Definition

The median divides a frequency distribution into two halves. The median of set of values arranged either in ascending order or descending order of their magnitude is referred as the middle value. Median is denoted by clip_image002 ( X- childa).

Explanation

Where the number of values in a data is odd, the median shall be the middle value. And where the number of values is even, the median shall be the mean of two middle values. Once the distribution is divided into two halve by way of median then the number of values greater than the median is equal to the values smaller than the median.

For Example

i. The median of values; 4, 5, 6, 8, 10, 11 and 12 is 8.

ii. The median of values; 4, 6, 7, 9, 11 and 13 is clip_image004

From the above examples we have learned that when the number of values is odd, the median is the middle values and when the number of values is even, the median is the mean of the two middle values present in the data. In both the cases the median is the value of clip_image006th item from either ends of the data which is being arranged in ascending or descending order.

In example (i) n=7, and the clip_image008th item or the 4th item from either sides is 8. And in example (ii), n=6 and the median which is clip_image010th or 3.5th i.e. half way between the 3rd and 4th from either end, is clip_image012.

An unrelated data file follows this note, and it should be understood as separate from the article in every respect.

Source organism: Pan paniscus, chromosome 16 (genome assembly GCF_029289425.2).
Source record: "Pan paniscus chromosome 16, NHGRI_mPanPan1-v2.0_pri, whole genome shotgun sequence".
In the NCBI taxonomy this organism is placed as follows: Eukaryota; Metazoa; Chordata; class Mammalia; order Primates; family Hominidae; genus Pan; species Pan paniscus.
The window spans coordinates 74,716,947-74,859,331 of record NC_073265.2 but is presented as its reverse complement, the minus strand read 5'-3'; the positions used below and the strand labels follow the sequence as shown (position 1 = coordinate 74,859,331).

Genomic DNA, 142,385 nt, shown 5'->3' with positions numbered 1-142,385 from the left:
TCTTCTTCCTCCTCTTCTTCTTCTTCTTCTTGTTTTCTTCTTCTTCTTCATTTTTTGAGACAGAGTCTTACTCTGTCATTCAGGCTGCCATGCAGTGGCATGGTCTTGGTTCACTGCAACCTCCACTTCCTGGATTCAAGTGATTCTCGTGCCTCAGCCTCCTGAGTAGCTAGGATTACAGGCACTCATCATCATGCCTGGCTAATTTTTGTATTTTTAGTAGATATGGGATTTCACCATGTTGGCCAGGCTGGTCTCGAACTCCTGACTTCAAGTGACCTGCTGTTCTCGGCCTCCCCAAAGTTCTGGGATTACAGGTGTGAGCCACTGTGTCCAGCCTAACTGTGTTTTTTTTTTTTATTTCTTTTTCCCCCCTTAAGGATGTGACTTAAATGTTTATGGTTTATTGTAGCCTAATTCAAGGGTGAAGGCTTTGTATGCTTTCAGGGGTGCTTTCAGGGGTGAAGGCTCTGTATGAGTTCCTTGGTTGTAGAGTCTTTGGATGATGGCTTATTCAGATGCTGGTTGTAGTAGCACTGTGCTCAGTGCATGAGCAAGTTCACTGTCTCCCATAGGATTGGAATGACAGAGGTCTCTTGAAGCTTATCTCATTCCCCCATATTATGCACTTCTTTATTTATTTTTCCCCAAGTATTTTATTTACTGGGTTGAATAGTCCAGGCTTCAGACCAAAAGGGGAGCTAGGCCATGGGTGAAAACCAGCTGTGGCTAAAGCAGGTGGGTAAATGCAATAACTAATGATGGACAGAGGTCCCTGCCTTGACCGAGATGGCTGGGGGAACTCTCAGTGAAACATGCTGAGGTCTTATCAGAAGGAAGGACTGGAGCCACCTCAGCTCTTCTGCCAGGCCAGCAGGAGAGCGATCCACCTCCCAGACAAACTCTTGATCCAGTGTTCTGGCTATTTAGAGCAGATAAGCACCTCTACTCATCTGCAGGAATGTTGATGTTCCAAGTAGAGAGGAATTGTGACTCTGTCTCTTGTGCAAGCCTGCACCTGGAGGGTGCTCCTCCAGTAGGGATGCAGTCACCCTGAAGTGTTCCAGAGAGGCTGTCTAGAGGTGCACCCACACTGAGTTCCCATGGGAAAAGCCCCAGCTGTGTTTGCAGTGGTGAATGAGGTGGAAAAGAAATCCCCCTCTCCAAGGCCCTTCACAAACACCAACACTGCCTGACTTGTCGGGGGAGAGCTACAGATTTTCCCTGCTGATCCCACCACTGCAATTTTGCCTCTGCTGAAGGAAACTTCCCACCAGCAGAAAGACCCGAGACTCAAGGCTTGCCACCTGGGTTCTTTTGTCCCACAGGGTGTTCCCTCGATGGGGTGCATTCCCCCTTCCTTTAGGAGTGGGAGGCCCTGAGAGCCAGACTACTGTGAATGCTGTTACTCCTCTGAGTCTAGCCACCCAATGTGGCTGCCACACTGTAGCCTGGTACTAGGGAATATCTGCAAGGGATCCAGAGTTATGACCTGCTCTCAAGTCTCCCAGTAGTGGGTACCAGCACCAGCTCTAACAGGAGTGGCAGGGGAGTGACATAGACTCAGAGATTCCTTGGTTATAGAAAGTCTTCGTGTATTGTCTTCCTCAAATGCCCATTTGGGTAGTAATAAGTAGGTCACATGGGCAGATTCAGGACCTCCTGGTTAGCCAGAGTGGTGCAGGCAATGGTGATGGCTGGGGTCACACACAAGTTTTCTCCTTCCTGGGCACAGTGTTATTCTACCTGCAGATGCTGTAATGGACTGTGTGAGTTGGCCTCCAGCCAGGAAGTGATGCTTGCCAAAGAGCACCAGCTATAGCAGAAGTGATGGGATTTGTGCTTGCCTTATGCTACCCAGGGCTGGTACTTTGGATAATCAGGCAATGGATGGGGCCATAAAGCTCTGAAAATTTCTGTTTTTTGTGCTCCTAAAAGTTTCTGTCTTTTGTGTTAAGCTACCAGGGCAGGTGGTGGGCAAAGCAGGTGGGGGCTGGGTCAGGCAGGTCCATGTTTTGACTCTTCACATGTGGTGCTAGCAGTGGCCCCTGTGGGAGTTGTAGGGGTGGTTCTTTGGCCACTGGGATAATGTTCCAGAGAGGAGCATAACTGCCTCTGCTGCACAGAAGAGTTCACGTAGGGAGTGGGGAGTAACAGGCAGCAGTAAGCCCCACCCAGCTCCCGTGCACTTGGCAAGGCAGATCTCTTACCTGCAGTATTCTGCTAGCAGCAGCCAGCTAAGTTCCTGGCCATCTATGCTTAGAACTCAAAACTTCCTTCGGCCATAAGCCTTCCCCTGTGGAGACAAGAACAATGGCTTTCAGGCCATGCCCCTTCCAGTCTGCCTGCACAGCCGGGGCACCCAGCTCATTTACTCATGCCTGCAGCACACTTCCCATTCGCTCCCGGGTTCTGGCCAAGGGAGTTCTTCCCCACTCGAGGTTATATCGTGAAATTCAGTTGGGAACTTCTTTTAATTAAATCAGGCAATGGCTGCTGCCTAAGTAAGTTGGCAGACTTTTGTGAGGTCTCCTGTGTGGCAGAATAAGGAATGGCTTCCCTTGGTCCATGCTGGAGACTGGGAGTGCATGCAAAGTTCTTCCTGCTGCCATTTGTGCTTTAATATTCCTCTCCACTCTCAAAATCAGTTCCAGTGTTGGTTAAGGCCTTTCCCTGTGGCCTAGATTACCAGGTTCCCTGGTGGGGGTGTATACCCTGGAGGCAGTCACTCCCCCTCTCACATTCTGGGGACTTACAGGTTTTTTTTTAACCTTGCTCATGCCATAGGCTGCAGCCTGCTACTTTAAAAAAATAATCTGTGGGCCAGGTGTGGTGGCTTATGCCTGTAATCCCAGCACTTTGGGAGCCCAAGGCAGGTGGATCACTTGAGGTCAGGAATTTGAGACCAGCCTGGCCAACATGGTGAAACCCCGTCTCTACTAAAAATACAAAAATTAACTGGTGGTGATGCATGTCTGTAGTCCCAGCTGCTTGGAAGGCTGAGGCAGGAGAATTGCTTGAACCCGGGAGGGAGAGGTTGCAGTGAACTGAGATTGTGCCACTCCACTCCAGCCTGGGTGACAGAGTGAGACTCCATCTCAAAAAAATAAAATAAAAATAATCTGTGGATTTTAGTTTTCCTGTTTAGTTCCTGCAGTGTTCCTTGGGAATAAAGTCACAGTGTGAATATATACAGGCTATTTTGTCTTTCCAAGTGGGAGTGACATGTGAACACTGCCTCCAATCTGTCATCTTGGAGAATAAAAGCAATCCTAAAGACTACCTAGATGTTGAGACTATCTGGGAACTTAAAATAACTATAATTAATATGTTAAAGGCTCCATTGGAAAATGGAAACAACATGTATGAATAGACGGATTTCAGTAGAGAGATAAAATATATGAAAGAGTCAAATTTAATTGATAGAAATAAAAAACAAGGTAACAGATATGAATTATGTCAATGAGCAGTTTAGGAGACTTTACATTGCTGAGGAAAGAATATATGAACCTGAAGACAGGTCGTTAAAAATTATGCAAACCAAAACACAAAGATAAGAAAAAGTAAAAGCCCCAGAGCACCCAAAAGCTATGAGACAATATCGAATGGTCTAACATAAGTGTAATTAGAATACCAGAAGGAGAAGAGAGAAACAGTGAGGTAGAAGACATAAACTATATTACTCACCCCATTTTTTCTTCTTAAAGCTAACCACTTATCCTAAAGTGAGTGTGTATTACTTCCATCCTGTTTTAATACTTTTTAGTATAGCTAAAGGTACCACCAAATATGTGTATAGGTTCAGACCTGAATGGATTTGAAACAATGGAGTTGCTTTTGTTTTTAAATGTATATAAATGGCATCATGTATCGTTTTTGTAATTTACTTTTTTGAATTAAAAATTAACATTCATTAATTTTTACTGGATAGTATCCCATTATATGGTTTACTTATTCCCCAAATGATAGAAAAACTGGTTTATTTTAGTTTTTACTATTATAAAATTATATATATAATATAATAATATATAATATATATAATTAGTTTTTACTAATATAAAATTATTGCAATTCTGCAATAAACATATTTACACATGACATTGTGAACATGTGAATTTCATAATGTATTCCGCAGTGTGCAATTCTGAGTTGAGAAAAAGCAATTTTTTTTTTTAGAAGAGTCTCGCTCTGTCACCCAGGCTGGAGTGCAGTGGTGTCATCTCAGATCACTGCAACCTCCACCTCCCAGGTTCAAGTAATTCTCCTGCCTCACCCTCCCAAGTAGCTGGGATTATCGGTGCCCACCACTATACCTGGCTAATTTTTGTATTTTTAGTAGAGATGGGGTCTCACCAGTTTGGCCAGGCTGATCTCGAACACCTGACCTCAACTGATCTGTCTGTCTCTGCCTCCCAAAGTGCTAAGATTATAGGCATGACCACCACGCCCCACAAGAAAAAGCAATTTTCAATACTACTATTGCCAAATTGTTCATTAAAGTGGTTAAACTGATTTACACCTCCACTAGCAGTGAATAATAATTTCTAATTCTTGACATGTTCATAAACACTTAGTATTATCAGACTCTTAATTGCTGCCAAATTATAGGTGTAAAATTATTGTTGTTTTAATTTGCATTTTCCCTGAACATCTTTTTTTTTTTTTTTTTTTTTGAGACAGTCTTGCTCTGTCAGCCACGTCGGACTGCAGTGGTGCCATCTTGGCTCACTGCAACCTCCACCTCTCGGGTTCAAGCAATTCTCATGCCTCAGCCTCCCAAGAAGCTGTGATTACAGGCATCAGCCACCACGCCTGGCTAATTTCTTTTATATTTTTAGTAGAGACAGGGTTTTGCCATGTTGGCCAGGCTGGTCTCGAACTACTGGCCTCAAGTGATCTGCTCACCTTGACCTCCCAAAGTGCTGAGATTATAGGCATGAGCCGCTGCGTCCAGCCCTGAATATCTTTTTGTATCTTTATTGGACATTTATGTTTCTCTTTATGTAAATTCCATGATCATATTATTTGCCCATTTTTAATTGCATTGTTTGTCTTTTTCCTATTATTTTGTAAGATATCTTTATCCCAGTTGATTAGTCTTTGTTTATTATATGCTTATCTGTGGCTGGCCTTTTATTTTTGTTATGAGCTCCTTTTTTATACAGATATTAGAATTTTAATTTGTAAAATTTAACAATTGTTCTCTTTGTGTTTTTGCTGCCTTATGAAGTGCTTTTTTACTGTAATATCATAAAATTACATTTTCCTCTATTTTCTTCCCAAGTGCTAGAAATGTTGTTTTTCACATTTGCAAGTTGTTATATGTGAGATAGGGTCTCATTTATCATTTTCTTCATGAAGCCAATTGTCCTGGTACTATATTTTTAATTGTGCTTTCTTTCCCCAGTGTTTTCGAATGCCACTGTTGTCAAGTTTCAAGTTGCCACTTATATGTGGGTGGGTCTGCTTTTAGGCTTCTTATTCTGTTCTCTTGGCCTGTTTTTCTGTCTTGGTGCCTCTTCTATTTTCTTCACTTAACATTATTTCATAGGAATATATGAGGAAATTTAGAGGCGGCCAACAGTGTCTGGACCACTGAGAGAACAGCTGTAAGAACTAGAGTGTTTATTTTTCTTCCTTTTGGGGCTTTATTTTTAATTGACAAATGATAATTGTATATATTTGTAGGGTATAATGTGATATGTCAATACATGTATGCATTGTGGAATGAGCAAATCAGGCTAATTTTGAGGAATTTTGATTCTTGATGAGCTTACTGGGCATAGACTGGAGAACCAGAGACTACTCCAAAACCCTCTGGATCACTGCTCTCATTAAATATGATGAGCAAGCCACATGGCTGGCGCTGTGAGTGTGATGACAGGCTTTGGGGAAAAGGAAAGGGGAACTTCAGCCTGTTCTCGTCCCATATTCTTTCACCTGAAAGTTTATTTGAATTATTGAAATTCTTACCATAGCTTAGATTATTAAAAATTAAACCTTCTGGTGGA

In an array of values the position, the position of median could be determined by the following formula;

clip_image014

Median for Grouped Data

In case of frequency distribution the median is the value of clip_image016th item from either end. Therefore, if we have 100 items in a frequency distribution, the median will be the value of the 50th item. In order to find the median from a frequency distribution, we need to form a separate column for cumulative frequency. The median will lie in the class which corresponds to the cumulative frequency in which clip_image018 lies.

The formula for median in case of frequency distribution is as follows;

clip_image020

Where,

l = lower class boundary of the median class, which is corresponding to the cumulative frequency in which clip_image018[1] lies.

h = class interval size of the median class.

f = frequency of the median class.

n = number of values, or the total frequency.

C.F = cumulative frequency of the class preceding the median class.

For Example

The median for the following Table 14 will be;

Table 14

Classes

Frequency (f)

Class Boundaries

Cumulative Frequency (C.F)

0 – 9

2

-0.5 – 9.5

2

10 – 19

3

9.5 – 19.5

5

20 – 29

11

19.5 – 29.5

16

30 – 39

24

29.5 – 39.5

40

40 – 49

32

39.5 – 49.5

72

50 – 59

40

49.5 – 59.5

112

clip_image022

Here,

n =112

i = 10

f = 32

l = 39.5

First we find, clip_image024

So,

clip_image026

clip_image028

clip_image030

clip_image032

clip_image034

clip_image036

Another example for calculating median by the Table 15 is provided as follows;

Table 15

Class Marks (X)

Frequency (f)

Class Boundaries

Cumulative Frequency (C.F)

18.5

7

13.5 – 23.5

7

28.5

12

23.5 – 33.5

19

38.5

23

33.5 – 43.5

42

48.5

35

43.5 – 53.5

77

58.5

25

53.5 – 63.5

102

68.5

8

63.5 – 73.5

110

clip_image022[1]

Here,

n =110

h = 10

f = 35

l = 43.5

First we find, clip_image038

So,

clip_image040

clip_image042

clip_image044

clip_image046

clip_image048

clip_image050

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